Sunday, December 11, 2016


There’s a corner of Africa where deserts blow across ancient roads. Trod on only by a few, much of this land is as it has been for centuries: untouched. Ancient languages intertwine with languages that were brought there. In a way, it’s the story of Africa in general. But what makes Namibia different? Plenty. 

Namibia is named after one of the world’s oldest deserts, the Namid Desert. This desert runs along the coast from Angola, across Namibia, and into South Africa. When the Germans occupied the area, it was known as German South-West Africa, or later as South-West Africa.

Located in southern Africa, Namibia is surrounded by Angola to the north, Zambia to the northeast, Botswana to the east, and South Africa to the south. Namibia actually is only a hop, skip, and a jump (almost literally, although it might be a few hops, skips, and jumps) from Zimbabwe along the Zambezi River. It also borders the Atlantic Ocean to the west. Generally, the climate is arid to semi-arid considering that the country is pretty much variations of desert. A particular current in the Atlantic Ocean—the Benguela current­­—is responsible for the lower precipitation among other weather patterns. Inland winds also affect their climate, and they also experience a rainy and dry season.

The international face of a grandmother with a baby (taken of the San tribe). Some things are universal.
Even before the Bantu migration into southern Africa, the San, Nama, and Damara tribes lived in and around what is now known as Namibia. Several centuries later, the Oorlam peoples, a mixed race tribe who are related to the Nama, also began to establish their place in Namibia. Not everyone was cool with them moving into the area, and there were skirmishes and battles over it. Technically speaking, the Portuguese were the first Europeans to land in this area. However, the Portuguese didn’t really stay in the area long nor did they claim it for Portugal. The first Europeans to come in and claim it as theirs were the Germans when they stepped in to quash the tribal fighting during the early 1880s. The Germans renamed it German South-West Africa (how original). Even though, the British took the port of Walvis Bay as an exclave of South Africa, which they were administering at that time. A few of the tribes decided they had enough of the Germans and fought against them. Of course, the Germans didn’t take that too well and came back like gangbusters: they killed off half of the Namaqua tribe and over three-quarters of the Herero tribe. After WWI, the Germans handed over Namibia to South Africa to do with what they wanted. It became more or less a “fifth province” for them, and apartheid was extended into Namibia as well. During the 1950s and 1960s, there was quite a bit of talk of Namibia declaring its independence from South Africa, especially since many African nations were breaking their colonial ties during this time period. It wouldn’t be until 1988 when they finally broke free, even though South Africa would hold onto Walvis Bay until 1994. For the most part, life after independence hasn’t been too bad, with the exception of a few key events (like the refugees from Angolan Civil War spilling over the border and a few dissenting political groups here and there).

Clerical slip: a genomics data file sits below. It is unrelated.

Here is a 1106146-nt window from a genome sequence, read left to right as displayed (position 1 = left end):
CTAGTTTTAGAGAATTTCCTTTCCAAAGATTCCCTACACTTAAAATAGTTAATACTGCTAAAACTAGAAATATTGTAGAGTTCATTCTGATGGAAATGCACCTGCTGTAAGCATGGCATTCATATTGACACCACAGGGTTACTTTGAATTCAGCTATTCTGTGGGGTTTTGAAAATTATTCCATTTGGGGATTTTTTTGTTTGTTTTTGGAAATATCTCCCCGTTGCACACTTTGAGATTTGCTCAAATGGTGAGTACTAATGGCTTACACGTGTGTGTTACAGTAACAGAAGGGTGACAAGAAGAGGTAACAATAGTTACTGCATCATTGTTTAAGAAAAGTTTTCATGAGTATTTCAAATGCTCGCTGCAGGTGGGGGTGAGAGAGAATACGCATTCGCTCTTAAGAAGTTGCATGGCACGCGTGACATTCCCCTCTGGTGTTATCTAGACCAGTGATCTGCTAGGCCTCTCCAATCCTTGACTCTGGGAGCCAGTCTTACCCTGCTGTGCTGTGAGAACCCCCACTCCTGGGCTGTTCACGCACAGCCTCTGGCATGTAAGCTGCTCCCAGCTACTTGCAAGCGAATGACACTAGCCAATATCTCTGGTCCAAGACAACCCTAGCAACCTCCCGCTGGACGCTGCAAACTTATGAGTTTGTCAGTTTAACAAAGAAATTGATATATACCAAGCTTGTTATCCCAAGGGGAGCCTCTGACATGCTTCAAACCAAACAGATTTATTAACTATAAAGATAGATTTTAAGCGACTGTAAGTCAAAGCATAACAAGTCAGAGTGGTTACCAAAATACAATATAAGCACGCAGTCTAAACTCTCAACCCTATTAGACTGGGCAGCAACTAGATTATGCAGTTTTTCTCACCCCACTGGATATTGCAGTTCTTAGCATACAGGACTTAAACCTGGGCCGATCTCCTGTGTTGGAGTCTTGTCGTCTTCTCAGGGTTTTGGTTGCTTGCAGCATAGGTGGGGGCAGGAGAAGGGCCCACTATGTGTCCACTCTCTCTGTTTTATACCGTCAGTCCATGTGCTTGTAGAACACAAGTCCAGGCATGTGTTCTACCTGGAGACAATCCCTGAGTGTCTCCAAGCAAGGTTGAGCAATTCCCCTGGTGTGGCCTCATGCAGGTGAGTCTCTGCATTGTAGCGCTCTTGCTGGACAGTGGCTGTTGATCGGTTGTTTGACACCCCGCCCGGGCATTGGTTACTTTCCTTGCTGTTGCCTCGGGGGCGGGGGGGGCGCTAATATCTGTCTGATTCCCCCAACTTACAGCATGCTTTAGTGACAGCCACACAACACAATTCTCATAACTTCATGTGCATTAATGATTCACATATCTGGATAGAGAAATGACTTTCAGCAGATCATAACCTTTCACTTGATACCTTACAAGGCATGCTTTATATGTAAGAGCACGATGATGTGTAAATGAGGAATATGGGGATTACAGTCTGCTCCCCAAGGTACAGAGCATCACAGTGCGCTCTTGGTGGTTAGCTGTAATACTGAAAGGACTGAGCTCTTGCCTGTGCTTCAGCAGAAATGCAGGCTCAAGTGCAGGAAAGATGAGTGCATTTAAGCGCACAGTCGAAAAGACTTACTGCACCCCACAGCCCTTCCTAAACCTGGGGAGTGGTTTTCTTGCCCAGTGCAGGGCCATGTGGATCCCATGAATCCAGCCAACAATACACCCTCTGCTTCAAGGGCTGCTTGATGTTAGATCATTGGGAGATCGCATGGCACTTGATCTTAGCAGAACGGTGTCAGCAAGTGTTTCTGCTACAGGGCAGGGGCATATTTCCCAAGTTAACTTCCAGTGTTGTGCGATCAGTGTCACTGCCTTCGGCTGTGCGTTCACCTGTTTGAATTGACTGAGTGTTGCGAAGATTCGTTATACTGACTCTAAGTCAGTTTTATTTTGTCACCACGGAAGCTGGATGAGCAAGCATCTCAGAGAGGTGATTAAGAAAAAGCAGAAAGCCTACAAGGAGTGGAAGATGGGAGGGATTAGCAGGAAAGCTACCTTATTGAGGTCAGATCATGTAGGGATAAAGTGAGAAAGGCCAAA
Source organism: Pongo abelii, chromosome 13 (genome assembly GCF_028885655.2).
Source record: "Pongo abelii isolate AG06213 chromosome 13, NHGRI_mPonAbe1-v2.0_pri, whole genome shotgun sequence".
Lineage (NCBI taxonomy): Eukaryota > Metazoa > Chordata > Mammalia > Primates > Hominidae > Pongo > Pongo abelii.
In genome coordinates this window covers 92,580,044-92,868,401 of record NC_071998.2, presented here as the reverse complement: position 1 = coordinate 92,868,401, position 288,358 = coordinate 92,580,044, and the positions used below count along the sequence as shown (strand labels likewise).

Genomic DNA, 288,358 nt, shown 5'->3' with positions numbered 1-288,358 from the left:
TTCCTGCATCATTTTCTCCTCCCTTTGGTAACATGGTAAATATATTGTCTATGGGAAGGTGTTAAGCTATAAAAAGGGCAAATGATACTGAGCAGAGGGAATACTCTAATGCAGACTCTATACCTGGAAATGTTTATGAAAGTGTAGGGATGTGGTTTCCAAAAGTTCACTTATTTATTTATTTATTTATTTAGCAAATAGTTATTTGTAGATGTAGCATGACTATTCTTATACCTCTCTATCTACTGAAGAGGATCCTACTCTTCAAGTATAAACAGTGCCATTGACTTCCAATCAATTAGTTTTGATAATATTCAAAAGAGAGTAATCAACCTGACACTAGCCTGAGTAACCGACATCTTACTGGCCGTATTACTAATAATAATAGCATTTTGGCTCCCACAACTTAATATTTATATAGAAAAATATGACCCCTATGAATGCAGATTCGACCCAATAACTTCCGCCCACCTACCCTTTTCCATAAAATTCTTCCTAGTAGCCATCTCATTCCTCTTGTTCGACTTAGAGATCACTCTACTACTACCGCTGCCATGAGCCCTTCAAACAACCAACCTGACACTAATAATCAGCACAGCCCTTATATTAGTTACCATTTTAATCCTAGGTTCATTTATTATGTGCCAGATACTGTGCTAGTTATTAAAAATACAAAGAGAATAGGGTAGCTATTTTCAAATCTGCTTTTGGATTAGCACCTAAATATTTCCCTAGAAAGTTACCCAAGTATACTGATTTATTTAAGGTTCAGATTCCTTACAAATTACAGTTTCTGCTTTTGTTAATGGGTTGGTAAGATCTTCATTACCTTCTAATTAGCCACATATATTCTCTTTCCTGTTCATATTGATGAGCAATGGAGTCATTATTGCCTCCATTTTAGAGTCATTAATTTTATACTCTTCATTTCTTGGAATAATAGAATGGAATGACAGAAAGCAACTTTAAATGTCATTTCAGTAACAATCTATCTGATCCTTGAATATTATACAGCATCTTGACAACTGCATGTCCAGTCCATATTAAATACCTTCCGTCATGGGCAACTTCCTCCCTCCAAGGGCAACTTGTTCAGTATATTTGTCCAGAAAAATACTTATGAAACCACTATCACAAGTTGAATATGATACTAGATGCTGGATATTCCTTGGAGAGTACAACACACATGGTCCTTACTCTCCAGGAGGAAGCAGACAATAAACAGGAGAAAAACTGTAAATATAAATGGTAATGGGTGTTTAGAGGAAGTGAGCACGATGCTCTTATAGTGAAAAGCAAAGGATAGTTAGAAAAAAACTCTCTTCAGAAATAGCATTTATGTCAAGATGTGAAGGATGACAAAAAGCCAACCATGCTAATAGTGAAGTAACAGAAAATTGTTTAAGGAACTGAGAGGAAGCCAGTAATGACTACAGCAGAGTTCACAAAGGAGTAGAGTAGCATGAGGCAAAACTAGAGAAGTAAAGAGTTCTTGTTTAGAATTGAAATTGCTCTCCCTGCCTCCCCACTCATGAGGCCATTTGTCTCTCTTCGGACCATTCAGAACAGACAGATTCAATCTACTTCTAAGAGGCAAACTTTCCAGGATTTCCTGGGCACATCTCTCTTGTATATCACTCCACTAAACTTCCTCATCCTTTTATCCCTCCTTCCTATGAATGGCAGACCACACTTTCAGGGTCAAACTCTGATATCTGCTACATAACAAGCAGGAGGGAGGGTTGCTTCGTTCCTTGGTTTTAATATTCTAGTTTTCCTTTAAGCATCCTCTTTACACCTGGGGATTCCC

Namibia’s capital, Windhoek (pronounced something like VINT-hook), is almost right in the geographic middle of the country in the Khomas Highlands. Before colonization, the city was known by its Herero name “Otjomuise” and its Khoekhoe name “ǀAiǁGams.” (Just a heads up-- Khoekhoe is one of the several dialects of what colloquially known as “click languages.” They utilize symbols like | and ! to indicate different kinds of clicks.) Both of these names refer to its hot springs. The city began to grow and expand during the mid-1800s, and today stands as the center of government, commerce, media, education, entertainment, sports, and culture. Even as the country’s largest city, it only has about 326,000 people. 

Because of Namibia’s historical and cultural ties with South Africa, their economy also remains tied with the country. The largest economic drivers are manufacturing, mining, agriculture, and tourism. Bloomberg has named Namibia as one of the Top Emerging Markets, even though the cost of living tends to be higher due to the fact that much of their food supplies and goods need to be imported in.

The vast majority of Namibians are Christian, and of those, about three-quarters are Protestant (and half of those are Lutheran). However, like in many areas of Africa, there are many who adhere to their indigenous beliefs at the same time. A number of Christian denominations are represented in Namibia, along with a very small Jewish community.

Before 1990, there were three official languages: English, German, and Afrikaans. But then in true sibling fashion, they thought they couldn’t be the same as South Africa. In the end, now English is the only official language (even though, like, 3% of the people speak it at home). Far more people speak German or Afrikaans at home. These languages and ten other commonly spoken languages are listed as Recognized Regional Languages. 

Even in the wild, no cat can resist the sound of a can opener.
For those who love ecotourism and the great outdoors, Namibia is your place. Its population density is one of the lowest in the world (second only behind Mongolia); it’s great for people who hate neighbors. It’s also practically free of malaria and has over 300 days of sunshine per year. Namibia has several national parks and protected areas that promote conservation for both flora and fauna. They’re especially known for their animal preserves, especially for elephants and cheetahs. From canyons to dunes, Namibia’s landscape has a lot to offer. So, let’s see what their people and culture is about.

Up next: art and literature

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